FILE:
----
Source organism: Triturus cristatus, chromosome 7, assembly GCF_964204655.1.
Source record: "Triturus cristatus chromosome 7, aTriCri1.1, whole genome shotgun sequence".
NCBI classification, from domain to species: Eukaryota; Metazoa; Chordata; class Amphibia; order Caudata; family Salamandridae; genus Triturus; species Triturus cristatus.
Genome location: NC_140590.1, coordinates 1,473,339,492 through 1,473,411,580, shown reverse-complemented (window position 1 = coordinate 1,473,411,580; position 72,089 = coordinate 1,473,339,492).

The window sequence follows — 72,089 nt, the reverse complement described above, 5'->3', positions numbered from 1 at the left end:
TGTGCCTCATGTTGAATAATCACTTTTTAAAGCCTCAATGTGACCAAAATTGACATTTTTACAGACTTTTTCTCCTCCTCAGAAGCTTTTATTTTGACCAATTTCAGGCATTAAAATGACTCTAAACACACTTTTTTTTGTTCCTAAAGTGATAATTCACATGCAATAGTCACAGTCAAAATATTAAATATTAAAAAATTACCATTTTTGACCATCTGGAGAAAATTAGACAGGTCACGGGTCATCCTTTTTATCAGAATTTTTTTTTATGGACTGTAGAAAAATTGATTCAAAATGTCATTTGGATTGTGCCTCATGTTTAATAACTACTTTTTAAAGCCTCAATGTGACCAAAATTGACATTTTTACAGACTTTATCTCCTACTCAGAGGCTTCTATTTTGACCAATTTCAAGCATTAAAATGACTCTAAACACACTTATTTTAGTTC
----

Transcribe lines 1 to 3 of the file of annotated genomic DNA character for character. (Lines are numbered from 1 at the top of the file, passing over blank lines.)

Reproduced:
Source organism: Triturus cristatus, chromosome 7, assembly GCF_964204655.1.
Source record: "Triturus cristatus chromosome 7, aTriCri1.1, whole genome shotgun sequence".
NCBI classification, from domain to species: Eukaryota; Metazoa; Chordata; class Amphibia; order Caudata; family Salamandridae; genus Triturus; species Triturus cristatus.